Tuesday, 7 August 2012


So now we have another banking scandal.  I'm not really surprised.  The activities of the banking community has been so uncontrolled, so egocentric, so full of selfish, careless bravura, that they have clearly thought themselves immune to the law, either that defined by Parliament or that moral one followed by most of the rest of us.  It was only a matter of time before the rot led to the collapse of the structure, like a flashy seaside pier beset by rust.  And too many people jumping on the roundabout.

Perhaps one more blatant crime is unimportant; no one has a good word to say about bankers at the moment anyway.  But once, in the not too distant past, if you wanted to get a reliable recommendation or a trustworthy signature, you asked your bank manager.  I don't suppose anyone would bother these days; it wouldn't give much of an impression anyway.  I even heard someone on the radio say that they were now on a par with estate agents!  Perhaps you can't trust anyone these days.  What a mess!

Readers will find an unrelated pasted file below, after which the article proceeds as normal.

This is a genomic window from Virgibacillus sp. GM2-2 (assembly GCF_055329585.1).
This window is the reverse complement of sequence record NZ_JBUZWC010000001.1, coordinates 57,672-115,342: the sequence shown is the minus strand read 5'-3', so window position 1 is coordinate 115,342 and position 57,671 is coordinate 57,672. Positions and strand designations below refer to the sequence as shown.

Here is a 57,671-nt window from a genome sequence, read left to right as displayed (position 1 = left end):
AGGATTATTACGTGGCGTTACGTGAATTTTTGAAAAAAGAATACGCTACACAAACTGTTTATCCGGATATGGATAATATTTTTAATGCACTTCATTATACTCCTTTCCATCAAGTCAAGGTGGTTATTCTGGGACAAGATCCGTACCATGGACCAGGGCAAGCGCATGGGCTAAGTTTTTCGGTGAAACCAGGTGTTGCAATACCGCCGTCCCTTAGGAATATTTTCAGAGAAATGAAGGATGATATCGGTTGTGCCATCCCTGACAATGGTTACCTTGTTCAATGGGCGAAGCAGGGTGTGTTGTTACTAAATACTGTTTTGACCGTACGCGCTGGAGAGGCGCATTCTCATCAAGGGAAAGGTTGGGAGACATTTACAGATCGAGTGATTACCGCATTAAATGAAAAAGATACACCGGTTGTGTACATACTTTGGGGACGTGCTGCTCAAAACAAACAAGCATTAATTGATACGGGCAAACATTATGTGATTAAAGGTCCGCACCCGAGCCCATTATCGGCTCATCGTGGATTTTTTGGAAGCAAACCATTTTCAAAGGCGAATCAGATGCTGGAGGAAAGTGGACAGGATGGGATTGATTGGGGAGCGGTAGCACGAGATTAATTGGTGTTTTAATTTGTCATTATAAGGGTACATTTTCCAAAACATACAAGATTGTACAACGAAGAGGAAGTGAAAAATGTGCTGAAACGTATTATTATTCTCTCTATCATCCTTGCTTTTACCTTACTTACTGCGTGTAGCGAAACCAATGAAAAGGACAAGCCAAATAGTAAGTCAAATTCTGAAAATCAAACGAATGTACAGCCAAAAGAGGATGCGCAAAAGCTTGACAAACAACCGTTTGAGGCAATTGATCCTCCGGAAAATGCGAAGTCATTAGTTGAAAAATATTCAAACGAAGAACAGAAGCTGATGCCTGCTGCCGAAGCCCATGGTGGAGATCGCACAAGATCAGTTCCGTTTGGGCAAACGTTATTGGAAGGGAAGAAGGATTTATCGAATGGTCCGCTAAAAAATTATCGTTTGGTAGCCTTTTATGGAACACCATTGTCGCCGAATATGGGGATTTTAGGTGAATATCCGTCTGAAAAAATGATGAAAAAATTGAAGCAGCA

But I don't really care much if bankers get a bad reputation.  I haven't ever had much of a good experience in banks.  But what will be a much bigger problem for us is the impact on the reputation of the banking industry in general and London in particular.

There was a time when we let the bankers get away with near murder and allowed them to draw annual salaries approaching the GDP of a small country.  The reason we allowed this situation to go ahead was that we wanted the bankers to stay here.  'If we don't cowtow to bankers, they'll all move to Paris', was the mantra.  It's very difficult now to see why that would be a problem.  Keeping these people in Britain has made a major contribution to our economy.  But at what cost?

I don't really care about what sort of inquiry we now have into the banking industry.  The politicians will continue to argue about this for a while.  But what none of them seems really to be concerned about is that, whatever the inquiry discovers, the reputation of London will be damaged worldwide and will require more than the sticking plaster of an inquiry to heal.  We already know that Barclays have broken the law and that other banks are being investigated.  It'll take a major political and PR effort to overcome that.  Why don't we let Paris have them?

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